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Airman revisits home country with AF LEAP

2nd Lt. Nazariy Melnychuk, 10th Missile Squadron Intercontinental Ballistic Missile combat crew member, poses for a portrait August 13, 2019, at Malmstrom Air Force Base Mont. Melnychuk is part of the Air Force’s Language Enabled Airman Program.

2nd Lt. Nazariy Melnychuk, 10th Missile Squadron Intercontinental Ballistic Missile combat crew member, poses for a portrait August 13, 2019, at Malmstrom Air Force Base Mont. Melnychuk is part of the Air Force’s Language Enabled Airman Program. LEAP is a career-spanning program aimed to sustain and improve Airmen's language and cultural capabilities. Managed by the Air Force Culture and Language Center, the program seeks to develop cross-culturally competent leaders who can meet Air Force global mission requirements. (U.S. Air Force photo by Airman 1st Class Jacob M. Thompson)

2nd Lt. Nazariy Melnychuk, 10th Missile Squadron Intercontinental Ballistic Missile combat crew member, was assigned to U.S. European Command, serving as a translator for EUCOM senior advisors in partnership with the Ukrainian military and the National Defense University of Ukraine. (Courtesy Photo)

2nd Lt. Nazariy Melnychuk, 10th Missile Squadron Intercontinental Ballistic Missile combat crew member, was assigned to U.S. European Command, serving as a translator for EUCOM senior advisors in partnership with the Ukrainian military and the National Defense University of Ukraine.(Courtesy Photo)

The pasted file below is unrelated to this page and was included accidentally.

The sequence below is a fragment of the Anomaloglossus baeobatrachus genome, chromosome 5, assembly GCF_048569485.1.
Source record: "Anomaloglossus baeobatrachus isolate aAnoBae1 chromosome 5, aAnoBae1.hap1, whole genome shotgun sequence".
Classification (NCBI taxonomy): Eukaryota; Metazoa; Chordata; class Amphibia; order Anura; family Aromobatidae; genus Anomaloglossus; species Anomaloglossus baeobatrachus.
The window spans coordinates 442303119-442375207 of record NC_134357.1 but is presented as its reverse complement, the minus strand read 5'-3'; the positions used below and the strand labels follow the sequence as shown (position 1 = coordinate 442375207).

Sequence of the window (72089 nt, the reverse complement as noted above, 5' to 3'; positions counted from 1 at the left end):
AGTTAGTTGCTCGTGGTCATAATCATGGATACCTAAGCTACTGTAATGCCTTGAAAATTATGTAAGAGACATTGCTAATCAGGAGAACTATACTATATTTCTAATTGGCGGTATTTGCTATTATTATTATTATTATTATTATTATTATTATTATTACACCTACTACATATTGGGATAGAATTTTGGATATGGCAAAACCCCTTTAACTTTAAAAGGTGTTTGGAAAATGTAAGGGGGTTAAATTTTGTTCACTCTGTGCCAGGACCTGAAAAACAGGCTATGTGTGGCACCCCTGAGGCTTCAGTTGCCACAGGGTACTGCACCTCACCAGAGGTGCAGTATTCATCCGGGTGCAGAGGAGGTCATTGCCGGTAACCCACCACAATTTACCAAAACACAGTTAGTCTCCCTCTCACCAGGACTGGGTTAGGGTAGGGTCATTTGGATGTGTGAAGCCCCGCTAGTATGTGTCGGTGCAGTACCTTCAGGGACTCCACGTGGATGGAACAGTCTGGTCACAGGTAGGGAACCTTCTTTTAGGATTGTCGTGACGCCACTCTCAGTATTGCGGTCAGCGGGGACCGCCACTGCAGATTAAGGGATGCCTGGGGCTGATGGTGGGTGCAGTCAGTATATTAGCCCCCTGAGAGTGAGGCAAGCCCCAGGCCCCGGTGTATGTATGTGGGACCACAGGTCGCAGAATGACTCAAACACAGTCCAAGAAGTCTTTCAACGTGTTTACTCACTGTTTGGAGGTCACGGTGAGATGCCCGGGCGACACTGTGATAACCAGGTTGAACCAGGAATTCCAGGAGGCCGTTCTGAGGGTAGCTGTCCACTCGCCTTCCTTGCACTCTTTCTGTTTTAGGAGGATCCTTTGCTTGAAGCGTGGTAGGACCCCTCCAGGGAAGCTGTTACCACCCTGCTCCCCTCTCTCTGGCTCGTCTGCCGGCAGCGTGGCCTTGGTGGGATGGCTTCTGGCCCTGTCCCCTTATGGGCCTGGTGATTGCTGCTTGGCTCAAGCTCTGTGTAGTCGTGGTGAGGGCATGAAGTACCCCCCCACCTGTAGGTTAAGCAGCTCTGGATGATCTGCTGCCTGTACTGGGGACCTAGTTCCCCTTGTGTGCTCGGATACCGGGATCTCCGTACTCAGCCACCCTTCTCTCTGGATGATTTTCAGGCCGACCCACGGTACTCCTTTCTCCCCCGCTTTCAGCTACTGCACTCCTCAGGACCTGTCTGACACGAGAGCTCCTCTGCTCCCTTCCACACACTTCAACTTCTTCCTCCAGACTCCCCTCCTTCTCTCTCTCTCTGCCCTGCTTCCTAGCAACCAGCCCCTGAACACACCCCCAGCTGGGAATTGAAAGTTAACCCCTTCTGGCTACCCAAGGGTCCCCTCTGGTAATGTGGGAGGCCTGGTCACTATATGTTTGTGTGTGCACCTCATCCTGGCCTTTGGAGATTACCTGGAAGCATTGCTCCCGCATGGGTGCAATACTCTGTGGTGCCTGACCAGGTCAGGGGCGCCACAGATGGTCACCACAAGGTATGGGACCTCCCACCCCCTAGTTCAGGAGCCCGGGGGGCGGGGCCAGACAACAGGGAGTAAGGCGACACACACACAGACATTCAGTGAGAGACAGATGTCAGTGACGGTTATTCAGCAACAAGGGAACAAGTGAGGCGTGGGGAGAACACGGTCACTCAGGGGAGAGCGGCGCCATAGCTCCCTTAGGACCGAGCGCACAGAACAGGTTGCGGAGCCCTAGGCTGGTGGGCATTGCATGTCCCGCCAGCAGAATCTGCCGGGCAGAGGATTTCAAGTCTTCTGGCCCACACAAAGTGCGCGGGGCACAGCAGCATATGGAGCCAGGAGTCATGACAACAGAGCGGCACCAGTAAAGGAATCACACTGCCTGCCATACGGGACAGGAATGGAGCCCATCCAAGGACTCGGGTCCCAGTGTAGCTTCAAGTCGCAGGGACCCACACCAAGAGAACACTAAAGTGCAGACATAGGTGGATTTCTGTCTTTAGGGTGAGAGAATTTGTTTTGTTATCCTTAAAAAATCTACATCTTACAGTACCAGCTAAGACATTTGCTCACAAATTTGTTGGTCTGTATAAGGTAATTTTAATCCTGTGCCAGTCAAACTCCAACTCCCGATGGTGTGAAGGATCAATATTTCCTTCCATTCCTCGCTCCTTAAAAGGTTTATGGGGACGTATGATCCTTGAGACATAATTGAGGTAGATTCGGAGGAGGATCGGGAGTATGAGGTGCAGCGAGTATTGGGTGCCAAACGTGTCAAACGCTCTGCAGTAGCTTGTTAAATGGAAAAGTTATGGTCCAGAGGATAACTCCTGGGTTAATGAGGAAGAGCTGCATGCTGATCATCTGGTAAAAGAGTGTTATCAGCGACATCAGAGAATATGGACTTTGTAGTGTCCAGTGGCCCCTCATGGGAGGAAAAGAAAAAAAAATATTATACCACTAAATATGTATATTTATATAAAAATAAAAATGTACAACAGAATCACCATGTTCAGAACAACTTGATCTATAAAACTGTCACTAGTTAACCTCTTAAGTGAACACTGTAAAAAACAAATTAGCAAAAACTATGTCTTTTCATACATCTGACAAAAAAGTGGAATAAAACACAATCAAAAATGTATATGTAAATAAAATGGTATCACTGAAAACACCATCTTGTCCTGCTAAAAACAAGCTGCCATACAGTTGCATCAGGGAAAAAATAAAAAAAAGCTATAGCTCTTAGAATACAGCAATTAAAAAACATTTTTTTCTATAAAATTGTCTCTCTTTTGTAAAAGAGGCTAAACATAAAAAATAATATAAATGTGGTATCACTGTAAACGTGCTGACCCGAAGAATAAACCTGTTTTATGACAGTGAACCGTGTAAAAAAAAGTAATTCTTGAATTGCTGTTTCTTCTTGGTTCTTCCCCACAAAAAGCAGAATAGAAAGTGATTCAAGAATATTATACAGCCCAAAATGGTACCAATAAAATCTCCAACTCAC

MALMSTROM AIR FORCE BASE, Mont. --

He speaks Ukrainian, Russian and English fluently, possesses an undergraduate degree in political science and international studies with a minor in history, and has a master’s degree in public international affairs with a focus in national security.

2nd Lt. Nazariy Melnychuk, 10th Missile Squadron Intercontinental Ballistic Missile combat crew member, grew up in Kolomyia, Ukraine. From the mountains to small-town living, Melnychuk sees similarities between Great Falls and his hometown.

“In Kolomyia, everyone knew each other,” said Melnychuk. “We lived close to the mountains, so I got to do a lot of berry picking and hiking, which is big in Ukraine.”

His family moved from Ukraine to Brooklyn, New York when Melnychuk was 13 years old.

“My dad was an anesthesiologist and my mom was a pediatrician,” he said. “They didn’t make a lot of money and were barely making ends meet.

“Part of the reason we moved was for financial reasons,” he continued. “The other part of it was a future for me and my brother. I wouldn’t be doing what I do every day if my parents hadn’t done what they did to move us here.”

Melnychuk knew from a young age what he wanted to be when he grew up.

“My whole life I wanted to be in the military” he said. “I am very fortunate to be in the Air Force and be a missileer.”

Melnychuk has taken advantage of the benefits the Air Force offers and continues to look for more ways to enhance his career.
“I want to get my PHD and focus on my career progression,” said Melnychuk. “I want to establish myself as an expert in my career field, while helping achieve the Air Force mission.”